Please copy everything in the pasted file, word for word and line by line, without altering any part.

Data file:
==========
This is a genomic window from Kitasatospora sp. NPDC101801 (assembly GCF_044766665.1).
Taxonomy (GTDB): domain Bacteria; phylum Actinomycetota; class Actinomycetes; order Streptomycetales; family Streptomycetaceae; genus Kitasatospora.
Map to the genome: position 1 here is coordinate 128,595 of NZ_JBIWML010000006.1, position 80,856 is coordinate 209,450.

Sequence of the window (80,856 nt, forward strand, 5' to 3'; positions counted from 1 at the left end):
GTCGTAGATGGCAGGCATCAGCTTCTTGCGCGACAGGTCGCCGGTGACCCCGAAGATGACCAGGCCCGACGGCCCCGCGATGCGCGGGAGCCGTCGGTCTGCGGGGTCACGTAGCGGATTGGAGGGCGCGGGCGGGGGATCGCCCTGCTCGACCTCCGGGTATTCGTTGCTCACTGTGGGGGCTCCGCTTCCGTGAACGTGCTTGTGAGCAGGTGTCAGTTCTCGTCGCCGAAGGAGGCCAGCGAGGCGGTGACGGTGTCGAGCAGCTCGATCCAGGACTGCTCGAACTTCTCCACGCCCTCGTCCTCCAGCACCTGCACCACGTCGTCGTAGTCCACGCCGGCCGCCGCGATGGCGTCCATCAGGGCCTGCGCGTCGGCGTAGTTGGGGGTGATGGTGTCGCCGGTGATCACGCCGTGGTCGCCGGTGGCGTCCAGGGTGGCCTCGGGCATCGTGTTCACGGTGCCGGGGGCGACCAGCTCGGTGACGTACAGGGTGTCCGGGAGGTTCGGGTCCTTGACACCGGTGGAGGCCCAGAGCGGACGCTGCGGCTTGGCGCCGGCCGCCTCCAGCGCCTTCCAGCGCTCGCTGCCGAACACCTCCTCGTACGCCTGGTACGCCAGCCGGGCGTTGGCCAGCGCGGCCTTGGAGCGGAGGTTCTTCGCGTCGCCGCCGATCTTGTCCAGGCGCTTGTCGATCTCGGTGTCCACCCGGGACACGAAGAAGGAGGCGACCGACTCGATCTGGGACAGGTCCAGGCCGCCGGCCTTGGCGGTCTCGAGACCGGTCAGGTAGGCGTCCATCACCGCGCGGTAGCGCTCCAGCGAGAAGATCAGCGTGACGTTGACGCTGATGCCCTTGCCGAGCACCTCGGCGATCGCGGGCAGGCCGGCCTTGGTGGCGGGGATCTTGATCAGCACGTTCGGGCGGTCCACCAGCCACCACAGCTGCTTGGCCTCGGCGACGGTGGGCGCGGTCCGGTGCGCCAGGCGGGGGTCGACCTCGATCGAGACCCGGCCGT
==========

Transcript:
This is a genomic window from Kitasatospora sp. NPDC101801 (assembly GCF_044766665.1).
Taxonomy (GTDB): domain Bacteria; phylum Actinomycetota; class Actinomycetes; order Streptomycetales; family Streptomycetaceae; genus Kitasatospora.
Map to the genome: position 1 here is coordinate 128,595 of NZ_JBIWML010000006.1, position 80,856 is coordinate 209,450.

Sequence of the window (80,856 nt, forward strand, 5' to 3'; positions counted from 1 at the left end):
GTCGTAGATGGCAGGCATCAGCTTCTTGCGCGACAGGTCGCCGGTGACCCCGAAGATGACCAGGCCCGACGGCCCCGCGATGCGCGGGAGCCGTCGGTCTGCGGGGTCACGTAGCGGATTGGAGGGCGCGGGCGGGGGATCGCCCTGCTCGACCTCCGGGTATTCGTTGCTCACTGTGGGGGCTCCGCTTCCGTGAACGTGCTTGTGAGCAGGTGTCAGTTCTCGTCGCCGAAGGAGGCCAGCGAGGCGGTGACGGTGTCGAGCAGCTCGATCCAGGACTGCTCGAACTTCTCCACGCCCTCGTCCTCCAGCACCTGCACCACGTCGTCGTAGTCCACGCCGGCCGCCGCGATGGCGTCCATCAGGGCCTGCGCGTCGGCGTAGTTGGGGGTGATGGTGTCGCCGGTGATCACGCCGTGGTCGCCGGTGGCGTCCAGGGTGGCCTCGGGCATCGTGTTCACGGTGCCGGGGGCGACCAGCTCGGTGACGTACAGGGTGTCCGGGAGGTTCGGGTCCTTGACACCGGTGGAGGCCCAGAGCGGACGCTGCGGCTTGGCGCCGGCCGCCTCCAGCGCCTTCCAGCGCTCGCTGCCGAACACCTCCTCGTACGCCTGGTACGCCAGCCGGGCGTTGGCCAGCGCGGCCTTGGAGCGGAGGTTCTTCGCGTCGCCGCCGATCTTGTCCAGGCGCTTGTCGATCTCGGTGTCCACCCGGGACACGAAGAAGGAGGCGACCGACTCGATCTGGGACAGGTCCAGGCCGCCGGCCTTGGCGGTCTCGAGACCGGTCAGGTAGGCGTCCATCACCGCGCGGTAGCGCTCCAGCGAGAAGATCAGCGTGACGTTGACGCTGATGCCCTTGCCGAGCACCTCGGCGATCGCGGGCAGGCCGGCCTTGGTGGCGGGGATCTTGATCAGCACGTTCGGGCGGTCCACCAGCCACCACAGCTGCTTGGCCTCGGCGACGGTGGGCGCGGTCCGGTGCGCCAGGCGGGGGTCGACCTCGATCGAGACCCGGCCGT